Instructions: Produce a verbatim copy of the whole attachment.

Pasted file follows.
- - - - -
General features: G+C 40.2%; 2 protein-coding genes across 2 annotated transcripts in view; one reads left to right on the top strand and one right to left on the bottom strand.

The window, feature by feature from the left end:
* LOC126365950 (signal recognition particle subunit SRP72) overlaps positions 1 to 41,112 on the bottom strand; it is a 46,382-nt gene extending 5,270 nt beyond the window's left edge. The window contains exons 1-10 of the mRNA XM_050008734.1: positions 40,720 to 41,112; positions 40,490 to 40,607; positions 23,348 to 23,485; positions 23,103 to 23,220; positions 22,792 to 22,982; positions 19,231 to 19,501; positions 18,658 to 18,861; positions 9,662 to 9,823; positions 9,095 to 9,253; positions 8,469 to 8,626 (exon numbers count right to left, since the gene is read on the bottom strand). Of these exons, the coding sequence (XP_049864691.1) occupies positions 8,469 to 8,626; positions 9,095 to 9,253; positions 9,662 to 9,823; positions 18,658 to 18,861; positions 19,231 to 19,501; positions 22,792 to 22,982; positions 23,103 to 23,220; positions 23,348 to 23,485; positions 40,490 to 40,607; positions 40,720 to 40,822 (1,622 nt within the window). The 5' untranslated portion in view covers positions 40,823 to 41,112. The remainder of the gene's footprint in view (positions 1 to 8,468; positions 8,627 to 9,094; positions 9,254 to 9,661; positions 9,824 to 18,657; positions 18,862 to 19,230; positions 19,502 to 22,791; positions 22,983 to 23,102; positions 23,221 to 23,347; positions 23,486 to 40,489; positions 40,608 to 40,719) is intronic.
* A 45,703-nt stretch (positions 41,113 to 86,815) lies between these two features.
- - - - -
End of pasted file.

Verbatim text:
General features: G+C 40.2%; 2 protein-coding genes across 2 annotated transcripts in view; one reads left to right on the top strand and one right to left on the bottom strand.

The window, feature by feature from the left end:
* LOC126365950 (signal recognition particle subunit SRP72) overlaps positions 1 to 41,112 on the bottom strand; it is a 46,382-nt gene extending 5,270 nt beyond the window's left edge. The window contains exons 1-10 of the mRNA XM_050008734.1: positions 40,720 to 41,112; positions 40,490 to 40,607; positions 23,348 to 23,485; positions 23,103 to 23,220; positions 22,792 to 22,982; positions 19,231 to 19,501; positions 18,658 to 18,861; positions 9,662 to 9,823; positions 9,095 to 9,253; positions 8,469 to 8,626 (exon numbers count right to left, since the gene is read on the bottom strand). Of these exons, the coding sequence (XP_049864691.1) occupies positions 8,469 to 8,626; positions 9,095 to 9,253; positions 9,662 to 9,823; positions 18,658 to 18,861; positions 19,231 to 19,501; positions 22,792 to 22,982; positions 23,103 to 23,220; positions 23,348 to 23,485; positions 40,490 to 40,607; positions 40,720 to 40,822 (1,622 nt within the window). The 5' untranslated portion in view covers positions 40,823 to 41,112. The remainder of the gene's footprint in view (positions 1 to 8,468; positions 8,627 to 9,094; positions 9,254 to 9,661; positions 9,824 to 18,657; positions 18,862 to 19,230; positions 19,502 to 22,791; positions 22,983 to 23,102; positions 23,221 to 23,347; positions 23,486 to 40,489; positions 40,608 to 40,719) is intronic.
* A 45,703-nt stretch (positions 41,113 to 86,815) lies between these two features.